“The man of system…is apt to be very wise in his own conceit; and is often so enamoured with the supposed beauty of his own ideal plan of government, that he cannot suffer the smallest deviation from any part of it….He does not consider that in the great chess-board of human society, every single piece has a principle of motion of its own, altogether different from that which the legislature might choose to impress upon it.”
— Adam Smith,
Theory of Moral Sentiments
That observation by Adam Smith also applies to the plan of many sectors to further raise tobacco and alcohol taxes to fund higher resources for universal health care (UHC).
There is a clear contradiction here. The stated goal is to further reduce smoking and drinking but there is implicit demand for more smokers and drinkers who will pay more tobacco and alcohol taxes to fund more UHC beneficiaries and health care providers.
There are four stories in BusinessWorld this week related to this:
1. House hearing bills on P40-P60 per pack increase in cigarette tax (Nov. 26),
2. Senate panel opens hearing on raising tobacco tax (Nov. 26),
3. Alcohol tax hike hurdles House committee on 2nd reading (Nov. 26),
4. Tobacco excise bill hurdles House on 2nd reading (Nov. 28).
In report #2, Senator Pacquiao’s bill proposes a cigarette tax hike to P60 per pack, Senator Ejercito’s bill wants to raise the tax up to P90 per pack, to cover the estimated P164-billion funding gap in UHC on top of current funding of only P93 billion.
In report #3, the plan is to generate P60 billion for five years in higher alcohol tax rates. Distilled spirits ad valorem tax on net retail price (NRP) per proof liter will rise from 20% to 22%, in addition to a rise in specific tax from P23.40 to P30 per liter in 2019, P35 in 2020, P40 in 2021, P45 in 2022 and annual increase of 4% be changed to 7% beginning 2023.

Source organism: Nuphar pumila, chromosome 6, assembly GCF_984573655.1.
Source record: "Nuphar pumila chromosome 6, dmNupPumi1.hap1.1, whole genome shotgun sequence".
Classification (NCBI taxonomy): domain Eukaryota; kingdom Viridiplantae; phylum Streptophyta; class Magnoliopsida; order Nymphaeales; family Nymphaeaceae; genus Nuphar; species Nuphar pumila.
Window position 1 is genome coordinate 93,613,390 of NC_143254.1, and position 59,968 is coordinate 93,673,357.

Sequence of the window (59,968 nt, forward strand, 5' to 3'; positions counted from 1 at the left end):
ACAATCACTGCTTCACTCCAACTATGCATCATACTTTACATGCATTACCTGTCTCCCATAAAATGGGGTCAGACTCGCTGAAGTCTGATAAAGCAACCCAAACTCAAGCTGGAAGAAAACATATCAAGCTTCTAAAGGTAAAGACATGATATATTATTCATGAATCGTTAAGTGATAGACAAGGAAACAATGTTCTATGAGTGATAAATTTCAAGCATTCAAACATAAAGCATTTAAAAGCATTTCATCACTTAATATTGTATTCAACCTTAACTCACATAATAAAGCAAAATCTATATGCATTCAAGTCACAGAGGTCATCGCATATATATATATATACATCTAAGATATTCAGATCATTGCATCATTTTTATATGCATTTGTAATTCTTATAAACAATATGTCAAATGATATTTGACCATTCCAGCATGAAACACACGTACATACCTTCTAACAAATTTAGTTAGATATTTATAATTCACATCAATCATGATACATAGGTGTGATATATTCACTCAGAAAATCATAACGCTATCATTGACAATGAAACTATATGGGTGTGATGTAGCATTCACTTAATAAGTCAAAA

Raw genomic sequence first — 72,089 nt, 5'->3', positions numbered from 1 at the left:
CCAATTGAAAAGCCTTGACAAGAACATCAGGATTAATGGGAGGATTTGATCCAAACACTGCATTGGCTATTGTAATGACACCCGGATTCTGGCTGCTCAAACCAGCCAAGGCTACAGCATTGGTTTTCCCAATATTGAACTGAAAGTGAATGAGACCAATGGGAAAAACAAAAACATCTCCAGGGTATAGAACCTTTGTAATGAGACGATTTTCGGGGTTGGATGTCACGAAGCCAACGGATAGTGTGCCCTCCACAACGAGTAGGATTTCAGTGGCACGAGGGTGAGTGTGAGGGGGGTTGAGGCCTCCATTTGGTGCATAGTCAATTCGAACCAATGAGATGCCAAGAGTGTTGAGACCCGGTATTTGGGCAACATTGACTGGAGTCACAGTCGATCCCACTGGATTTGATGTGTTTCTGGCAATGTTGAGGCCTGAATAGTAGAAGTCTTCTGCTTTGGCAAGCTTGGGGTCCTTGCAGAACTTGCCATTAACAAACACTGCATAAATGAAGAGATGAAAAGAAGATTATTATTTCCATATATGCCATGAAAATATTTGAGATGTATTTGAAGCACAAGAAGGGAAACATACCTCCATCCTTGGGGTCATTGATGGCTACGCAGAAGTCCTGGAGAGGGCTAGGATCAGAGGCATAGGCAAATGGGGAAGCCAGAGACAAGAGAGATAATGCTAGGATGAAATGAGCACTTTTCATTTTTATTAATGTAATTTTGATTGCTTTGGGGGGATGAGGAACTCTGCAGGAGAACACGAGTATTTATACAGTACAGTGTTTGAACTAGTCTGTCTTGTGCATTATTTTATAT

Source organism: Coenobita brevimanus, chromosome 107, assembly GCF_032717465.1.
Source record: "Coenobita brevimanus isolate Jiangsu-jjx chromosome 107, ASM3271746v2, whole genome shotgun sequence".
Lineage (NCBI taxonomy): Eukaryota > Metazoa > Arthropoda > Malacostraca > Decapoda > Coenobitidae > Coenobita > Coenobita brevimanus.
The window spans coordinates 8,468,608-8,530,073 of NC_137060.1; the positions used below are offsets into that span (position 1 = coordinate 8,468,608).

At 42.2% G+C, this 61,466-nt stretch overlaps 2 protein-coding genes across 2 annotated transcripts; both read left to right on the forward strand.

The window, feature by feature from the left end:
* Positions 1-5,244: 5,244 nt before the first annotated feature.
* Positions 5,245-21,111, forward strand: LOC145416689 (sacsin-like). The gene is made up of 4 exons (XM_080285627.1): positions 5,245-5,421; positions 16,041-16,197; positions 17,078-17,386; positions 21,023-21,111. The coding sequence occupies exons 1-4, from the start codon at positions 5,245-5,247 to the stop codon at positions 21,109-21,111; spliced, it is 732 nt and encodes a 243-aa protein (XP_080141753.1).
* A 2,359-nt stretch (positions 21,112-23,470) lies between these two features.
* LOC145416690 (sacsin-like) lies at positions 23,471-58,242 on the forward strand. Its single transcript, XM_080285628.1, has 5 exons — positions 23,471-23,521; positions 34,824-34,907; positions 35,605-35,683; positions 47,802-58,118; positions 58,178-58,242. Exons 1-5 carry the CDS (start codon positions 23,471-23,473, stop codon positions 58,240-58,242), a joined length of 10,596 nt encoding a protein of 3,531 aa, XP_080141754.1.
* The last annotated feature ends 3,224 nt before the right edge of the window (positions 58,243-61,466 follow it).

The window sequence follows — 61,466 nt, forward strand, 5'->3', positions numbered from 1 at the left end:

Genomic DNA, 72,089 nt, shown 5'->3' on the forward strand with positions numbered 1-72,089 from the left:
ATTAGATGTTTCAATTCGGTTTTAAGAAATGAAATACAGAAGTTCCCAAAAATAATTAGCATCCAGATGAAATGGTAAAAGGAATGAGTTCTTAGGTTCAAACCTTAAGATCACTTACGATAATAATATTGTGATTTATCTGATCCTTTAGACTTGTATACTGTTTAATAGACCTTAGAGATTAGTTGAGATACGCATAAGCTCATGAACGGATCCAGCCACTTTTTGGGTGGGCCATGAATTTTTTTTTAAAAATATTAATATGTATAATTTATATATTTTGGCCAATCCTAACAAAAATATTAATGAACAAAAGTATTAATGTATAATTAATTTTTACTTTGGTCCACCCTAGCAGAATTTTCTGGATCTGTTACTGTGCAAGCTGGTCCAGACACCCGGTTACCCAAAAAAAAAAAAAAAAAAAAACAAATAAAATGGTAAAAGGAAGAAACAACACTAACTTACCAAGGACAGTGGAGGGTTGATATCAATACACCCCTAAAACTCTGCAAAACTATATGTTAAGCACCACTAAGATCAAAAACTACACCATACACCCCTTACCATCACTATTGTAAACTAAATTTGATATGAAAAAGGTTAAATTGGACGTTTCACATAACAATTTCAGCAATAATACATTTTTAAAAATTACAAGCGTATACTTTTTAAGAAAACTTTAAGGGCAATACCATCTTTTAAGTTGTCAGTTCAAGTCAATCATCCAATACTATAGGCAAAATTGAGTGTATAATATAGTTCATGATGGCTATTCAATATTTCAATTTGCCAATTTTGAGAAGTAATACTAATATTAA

In report #4, the approved excise tax hike is P2.50 per pack per year on top of current P35/pack until it reaches P45/pack in 2022, then annual increase of 4%.
My 54-page paper, “Assessment of the Sin Tax Reform Act of 2012” was released last Monday Nov. 26 by Stratbase-Albert Del Rosario Institute (ADRi). I made my own estimates of price elasticity of demand (PED) for both alcohol and tobacco products based on estimated retail price (ERP), changes in tax revenues and volume removals. The various estimates of tobacco smuggling are also summarized here (see Table 1).
There was consistent decline in volume removals except in 2015, and consistent rise in ERP, resulting in average PED of -0.31 for 2013-2016. This paper’s estimate is lower than the PED findings of Quimbo, et al (2012) of -0.87 and DoH (2012) of -0.58.
But all three estimates have one conclusion: PED is below 1 and hence, is inelastic, meaning less- or non-price responsive. A 10% increase in the price because of higher taxes did not result in 10% decline in tobacco consumption, only 3% decline as estimated in my paper.
So for tobacco products, the Sin Tax law was successful only in raising more money for the government but a failure in significantly reducing tobacco use.
For alcohol products — beer, wine and distilled spirits — the average PED from 2013 to 2016 is 0.40 (see Table 2).
Both tobacco and cigarettes products exhibited inelastic demand. If government imposes even higher taxes, many smokers and drinkers will simply shift to (a) cheaper legal brands with lower taxes, or (b) cheaper illegal products with little or no taxes. Thus, a potential failure to address high smoking and drinking incidence and at the same time, revenue loss for the government.
Instead of calling for higher sin tax rates, government should focus on significantly controlling smuggled and illicit products that are cheap and readily available. Newton’s 3rd law of motion (for every action, there is an equal opposite reaction) restated — for every government intervention and taxation, there is an equal opposite distortion — seems to apply in our tobacco-alcohol taxation experience.
Bienvenido S. Oplas, Jr. is the president of Minimal Government Thinkers